"You've got to figure this out," Nagel said, addressing publishers who will undoubtedly be affected by the coming browser regulations. "You need to know as soon as possible what the implications are going to be."
But given that no one yet knows when the changes are taking place, not to mention how to shift into compliance, what exactly should publishers be doing right now to prepare?
"You can go to BetterAds.org," Nagel said. "This is the site Google points you to, to show you which ads will cause you to fail Google's check. Some of it is really good, detailed information," she added. "A lot of the mobile ads that everyone finds really annoying, they're all there. So if you run a lot of those ads, those ads are going to fail."
Publishers should also go to their Google Webmaster tools to see if their sites have perhaps already been reviewed by Google's Ad Experience Report tool, Nagel suggested. Unfortunately, however, it's not possible to force or even request Google to review your site. And although a FUSE Media summit attendee claimed to have discovered an API that did exactly that, internal testing conducted by Nagel and her team revealed that "if your site hasn't been reviewed yet, the results come back blank."
Safari Plans To Do Some Ad Blocking Of Its Own
Google isn't the only digital behemoth with ad-blocking plans. Apple's Safari browser will soon be blocking all automatic video and audio. And while ads with auto features will certainly be blocked, so too will certain webinar software, or any other applications that use the same sort of auto-play technology.
Nagel expects this feature to go live very soon, likely sometime this fall. Interested developers, she said, should be aware that the blocking feature is already default on in High Sierra beta, which is currently live and available for download.
Clearly, this is a change that could have serious negative implications for publishers with significantly large mobile audiences, since the Safari browser, built into all iPhones, is the browser of choice many mobile users. The bottom line: "[Your ads] are not going to run as expected," Nagel said. "So you need to download [Safari Sierra] and you need to look at it. Anything you have based on autoplay technology, you should have your devs looking at, and you should be seeing how it's going to run."
Apple Introduces Intelligent Tracking Prevention to Safari Sierra
What's more, beneath the banner of a program known as "Intelligent Tracking Prevention," Safari will also soon be blocking ad cookies by default on the client side. "Any browser-based ad or other tracking technology, aside from site logins, will no longer work in Safari," Nagel said. "So targeted ads won't work. Retargeting won't work. Personalization ads won't work. And this is not the user saying they no longer want to be tracked," Nagel insisted. "This is default on."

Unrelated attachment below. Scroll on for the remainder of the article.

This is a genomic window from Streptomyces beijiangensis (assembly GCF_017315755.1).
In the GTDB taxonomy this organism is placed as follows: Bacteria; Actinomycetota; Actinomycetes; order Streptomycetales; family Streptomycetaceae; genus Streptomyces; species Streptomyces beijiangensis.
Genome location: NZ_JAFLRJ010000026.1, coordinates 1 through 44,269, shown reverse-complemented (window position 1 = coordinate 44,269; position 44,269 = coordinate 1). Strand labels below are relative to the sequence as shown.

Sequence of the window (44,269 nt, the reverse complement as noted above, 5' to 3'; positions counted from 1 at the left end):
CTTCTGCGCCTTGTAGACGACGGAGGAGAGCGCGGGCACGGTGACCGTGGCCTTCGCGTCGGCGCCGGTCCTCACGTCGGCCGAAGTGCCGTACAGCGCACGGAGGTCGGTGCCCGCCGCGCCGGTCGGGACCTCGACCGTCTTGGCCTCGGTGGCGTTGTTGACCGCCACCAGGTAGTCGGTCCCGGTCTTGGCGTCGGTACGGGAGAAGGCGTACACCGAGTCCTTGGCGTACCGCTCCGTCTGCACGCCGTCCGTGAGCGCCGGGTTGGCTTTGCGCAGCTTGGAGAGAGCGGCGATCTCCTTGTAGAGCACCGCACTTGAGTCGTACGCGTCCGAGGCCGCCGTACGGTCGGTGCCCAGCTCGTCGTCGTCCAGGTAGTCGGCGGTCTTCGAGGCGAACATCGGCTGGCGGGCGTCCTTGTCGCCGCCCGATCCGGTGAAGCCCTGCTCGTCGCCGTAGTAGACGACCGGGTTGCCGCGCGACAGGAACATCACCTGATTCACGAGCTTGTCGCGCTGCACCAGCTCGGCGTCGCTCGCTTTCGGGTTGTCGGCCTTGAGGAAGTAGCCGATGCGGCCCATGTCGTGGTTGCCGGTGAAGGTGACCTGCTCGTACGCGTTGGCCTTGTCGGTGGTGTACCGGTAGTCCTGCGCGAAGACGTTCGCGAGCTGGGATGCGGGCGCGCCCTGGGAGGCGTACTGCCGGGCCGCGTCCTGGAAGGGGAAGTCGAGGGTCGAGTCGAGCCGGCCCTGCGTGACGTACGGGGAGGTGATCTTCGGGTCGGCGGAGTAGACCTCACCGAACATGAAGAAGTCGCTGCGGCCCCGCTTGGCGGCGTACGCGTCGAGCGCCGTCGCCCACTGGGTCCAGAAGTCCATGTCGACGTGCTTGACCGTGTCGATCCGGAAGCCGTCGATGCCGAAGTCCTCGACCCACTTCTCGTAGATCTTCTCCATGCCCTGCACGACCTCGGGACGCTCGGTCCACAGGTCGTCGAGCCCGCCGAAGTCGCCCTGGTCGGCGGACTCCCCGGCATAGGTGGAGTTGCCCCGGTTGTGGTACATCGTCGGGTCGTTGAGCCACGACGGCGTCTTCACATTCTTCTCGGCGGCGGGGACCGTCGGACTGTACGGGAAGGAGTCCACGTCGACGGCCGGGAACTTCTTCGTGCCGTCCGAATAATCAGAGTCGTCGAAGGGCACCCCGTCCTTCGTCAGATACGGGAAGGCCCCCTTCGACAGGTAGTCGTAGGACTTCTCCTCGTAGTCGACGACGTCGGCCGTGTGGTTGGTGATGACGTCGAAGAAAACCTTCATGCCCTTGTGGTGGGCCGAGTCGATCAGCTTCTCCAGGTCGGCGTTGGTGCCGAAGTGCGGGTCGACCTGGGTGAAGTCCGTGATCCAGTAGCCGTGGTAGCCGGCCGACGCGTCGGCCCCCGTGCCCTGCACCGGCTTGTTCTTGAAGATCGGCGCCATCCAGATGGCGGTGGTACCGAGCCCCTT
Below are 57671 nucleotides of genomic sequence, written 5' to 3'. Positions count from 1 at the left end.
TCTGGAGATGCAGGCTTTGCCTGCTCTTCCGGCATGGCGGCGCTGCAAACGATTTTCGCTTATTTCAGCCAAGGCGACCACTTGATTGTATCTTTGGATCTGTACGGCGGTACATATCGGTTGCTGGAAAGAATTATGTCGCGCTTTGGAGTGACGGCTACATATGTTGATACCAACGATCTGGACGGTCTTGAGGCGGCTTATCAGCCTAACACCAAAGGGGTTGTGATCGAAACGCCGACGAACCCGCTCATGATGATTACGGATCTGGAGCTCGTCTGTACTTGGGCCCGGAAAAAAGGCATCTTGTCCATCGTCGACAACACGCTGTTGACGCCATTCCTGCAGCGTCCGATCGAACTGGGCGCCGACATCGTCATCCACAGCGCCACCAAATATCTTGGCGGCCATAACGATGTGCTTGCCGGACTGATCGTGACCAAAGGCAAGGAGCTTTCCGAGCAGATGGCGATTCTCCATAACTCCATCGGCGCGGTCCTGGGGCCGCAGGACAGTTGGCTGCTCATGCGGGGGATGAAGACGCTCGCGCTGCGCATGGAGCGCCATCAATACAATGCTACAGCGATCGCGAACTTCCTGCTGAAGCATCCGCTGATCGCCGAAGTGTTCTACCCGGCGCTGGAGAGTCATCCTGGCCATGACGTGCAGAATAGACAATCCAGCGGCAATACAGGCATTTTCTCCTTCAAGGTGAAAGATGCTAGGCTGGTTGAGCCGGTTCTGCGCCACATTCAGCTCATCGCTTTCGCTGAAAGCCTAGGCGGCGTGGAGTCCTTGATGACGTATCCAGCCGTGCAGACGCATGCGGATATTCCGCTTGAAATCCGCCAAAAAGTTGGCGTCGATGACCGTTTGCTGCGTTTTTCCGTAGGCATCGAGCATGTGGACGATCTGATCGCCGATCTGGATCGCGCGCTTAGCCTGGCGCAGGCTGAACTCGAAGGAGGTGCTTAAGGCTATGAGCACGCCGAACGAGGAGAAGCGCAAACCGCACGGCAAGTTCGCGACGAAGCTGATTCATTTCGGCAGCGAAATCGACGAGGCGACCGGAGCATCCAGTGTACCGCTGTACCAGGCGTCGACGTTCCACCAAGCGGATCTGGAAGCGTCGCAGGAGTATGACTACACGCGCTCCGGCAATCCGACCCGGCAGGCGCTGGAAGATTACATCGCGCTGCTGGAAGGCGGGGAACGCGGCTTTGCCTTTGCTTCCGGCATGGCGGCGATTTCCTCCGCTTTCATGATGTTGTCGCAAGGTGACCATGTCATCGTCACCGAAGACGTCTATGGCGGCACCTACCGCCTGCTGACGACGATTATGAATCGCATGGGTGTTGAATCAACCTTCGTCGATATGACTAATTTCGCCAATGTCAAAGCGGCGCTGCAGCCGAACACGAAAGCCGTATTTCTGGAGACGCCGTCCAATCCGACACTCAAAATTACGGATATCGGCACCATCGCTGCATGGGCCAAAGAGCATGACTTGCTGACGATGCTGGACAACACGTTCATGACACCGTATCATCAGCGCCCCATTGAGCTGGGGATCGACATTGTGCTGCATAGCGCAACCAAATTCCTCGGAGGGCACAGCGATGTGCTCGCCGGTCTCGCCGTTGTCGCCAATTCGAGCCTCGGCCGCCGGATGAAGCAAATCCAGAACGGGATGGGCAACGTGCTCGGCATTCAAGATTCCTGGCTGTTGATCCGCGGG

It's currently unclear, Nagel said, whether or not other browsers will eventually follow suit and block ad cookies themselves. What is clear, she said, is that Safari's blocking plans are not a bluff. Indeed, this feature is already default on in the beta version of Apple's High Sierra operating system. Nagel's best guess for the feature's full rollout is sometime this fall, with October being a likely bet.
There is, however, the possibility of a positive impact that could result from Safari's ad cookie block. Considering that both Facebook and Google advertising are dependent on cookie tracking, imagine what might happen if Microsoft and Firefox followed Apple's lead: Google and Facebook ad sales would undoubtedly go down. And as a result, one has to assume that programmatic selling would take a dip while publishers' direct ad sales would see a boost of some sort.
"Think about it," Nagel suggests. "If Apple does this, if Microsoft does this, if Firefox does this, there are some real implications there. There's some interesting stuff going on. If other people follow suit and it gets bigger and bigger, it could get really interesting."
Related story: How Publishers are Solving the Ad Blocker Problem
Dan Eldridge is a journalist and guidebook author based in Philadelphia's historic Old City district, where he and his partner own and operate Kaya Aerial Yoga, the city's only aerial yoga studio. A longtime cultural reporter, Eldridge also writes about small business and entrepreneurship, travel, and the publishing industry. Follow him on Twitter at @YoungPioneers.